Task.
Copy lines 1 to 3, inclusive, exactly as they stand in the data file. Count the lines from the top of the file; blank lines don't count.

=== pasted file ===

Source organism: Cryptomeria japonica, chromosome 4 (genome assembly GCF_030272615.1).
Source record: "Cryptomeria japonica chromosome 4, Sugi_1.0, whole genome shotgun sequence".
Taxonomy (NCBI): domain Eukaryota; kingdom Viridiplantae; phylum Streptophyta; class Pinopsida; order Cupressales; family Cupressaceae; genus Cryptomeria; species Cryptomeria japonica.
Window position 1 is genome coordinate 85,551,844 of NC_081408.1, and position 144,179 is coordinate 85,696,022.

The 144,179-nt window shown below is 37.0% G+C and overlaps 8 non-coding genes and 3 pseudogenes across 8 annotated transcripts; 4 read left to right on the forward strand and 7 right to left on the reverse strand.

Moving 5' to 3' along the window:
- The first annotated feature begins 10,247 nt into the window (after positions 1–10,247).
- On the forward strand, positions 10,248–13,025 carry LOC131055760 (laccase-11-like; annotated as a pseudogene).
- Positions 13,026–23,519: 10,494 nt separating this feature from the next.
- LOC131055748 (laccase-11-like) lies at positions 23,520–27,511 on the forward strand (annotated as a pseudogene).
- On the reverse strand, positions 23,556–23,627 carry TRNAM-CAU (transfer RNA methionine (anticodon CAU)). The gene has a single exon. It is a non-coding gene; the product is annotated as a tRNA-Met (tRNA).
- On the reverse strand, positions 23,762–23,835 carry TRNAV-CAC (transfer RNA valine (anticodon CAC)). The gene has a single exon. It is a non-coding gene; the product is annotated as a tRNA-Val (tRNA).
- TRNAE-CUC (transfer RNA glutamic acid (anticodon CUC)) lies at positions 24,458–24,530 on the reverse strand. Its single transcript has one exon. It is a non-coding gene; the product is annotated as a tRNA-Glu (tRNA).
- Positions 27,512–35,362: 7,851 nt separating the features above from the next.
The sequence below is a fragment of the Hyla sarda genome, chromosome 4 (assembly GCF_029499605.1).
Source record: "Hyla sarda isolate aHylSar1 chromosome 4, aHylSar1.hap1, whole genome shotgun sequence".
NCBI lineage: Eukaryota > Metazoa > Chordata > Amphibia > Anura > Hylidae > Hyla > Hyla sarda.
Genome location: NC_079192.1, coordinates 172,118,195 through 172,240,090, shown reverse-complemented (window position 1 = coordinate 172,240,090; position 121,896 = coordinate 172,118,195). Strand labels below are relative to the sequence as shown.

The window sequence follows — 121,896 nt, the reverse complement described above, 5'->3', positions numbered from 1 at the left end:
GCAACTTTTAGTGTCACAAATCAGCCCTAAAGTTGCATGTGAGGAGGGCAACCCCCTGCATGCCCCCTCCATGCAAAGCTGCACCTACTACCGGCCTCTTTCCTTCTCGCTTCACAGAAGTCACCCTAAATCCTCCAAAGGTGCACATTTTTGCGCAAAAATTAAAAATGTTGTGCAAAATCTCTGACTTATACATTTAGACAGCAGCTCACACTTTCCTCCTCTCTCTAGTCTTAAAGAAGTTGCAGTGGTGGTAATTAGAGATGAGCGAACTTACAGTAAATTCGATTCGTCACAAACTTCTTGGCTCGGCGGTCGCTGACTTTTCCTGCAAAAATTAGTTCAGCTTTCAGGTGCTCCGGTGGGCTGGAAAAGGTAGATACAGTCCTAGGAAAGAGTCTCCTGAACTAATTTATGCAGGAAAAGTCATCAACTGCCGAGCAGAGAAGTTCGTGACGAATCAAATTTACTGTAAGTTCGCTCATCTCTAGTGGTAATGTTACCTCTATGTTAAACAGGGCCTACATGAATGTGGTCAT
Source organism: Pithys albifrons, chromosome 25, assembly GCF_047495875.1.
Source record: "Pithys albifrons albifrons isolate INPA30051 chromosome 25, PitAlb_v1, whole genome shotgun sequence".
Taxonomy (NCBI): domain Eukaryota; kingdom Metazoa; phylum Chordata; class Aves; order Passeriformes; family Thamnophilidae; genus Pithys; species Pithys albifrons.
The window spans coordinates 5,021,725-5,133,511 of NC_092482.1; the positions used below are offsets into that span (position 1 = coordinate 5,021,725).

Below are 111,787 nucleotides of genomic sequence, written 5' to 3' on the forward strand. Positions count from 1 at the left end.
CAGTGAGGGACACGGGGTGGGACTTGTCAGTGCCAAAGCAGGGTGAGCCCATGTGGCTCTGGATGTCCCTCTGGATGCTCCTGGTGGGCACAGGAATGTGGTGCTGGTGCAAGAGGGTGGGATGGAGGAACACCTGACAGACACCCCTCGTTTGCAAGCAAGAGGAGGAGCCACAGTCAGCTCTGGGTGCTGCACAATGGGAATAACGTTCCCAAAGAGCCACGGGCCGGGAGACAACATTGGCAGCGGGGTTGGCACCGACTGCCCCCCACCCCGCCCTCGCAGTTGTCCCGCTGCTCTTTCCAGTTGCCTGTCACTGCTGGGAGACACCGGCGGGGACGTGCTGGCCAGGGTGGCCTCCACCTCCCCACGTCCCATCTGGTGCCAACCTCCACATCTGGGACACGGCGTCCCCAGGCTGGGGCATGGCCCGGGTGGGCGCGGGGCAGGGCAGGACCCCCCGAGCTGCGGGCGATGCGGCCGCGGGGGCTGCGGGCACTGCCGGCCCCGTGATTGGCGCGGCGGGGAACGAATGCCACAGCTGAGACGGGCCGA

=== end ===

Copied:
Source organism: Cryptomeria japonica, chromosome 4 (genome assembly GCF_030272615.1).
Source record: "Cryptomeria japonica chromosome 4, Sugi_1.0, whole genome shotgun sequence".
Taxonomy (NCBI): domain Eukaryota; kingdom Viridiplantae; phylum Streptophyta; class Pinopsida; order Cupressales; family Cupressaceae; genus Cryptomeria; species Cryptomeria japonica.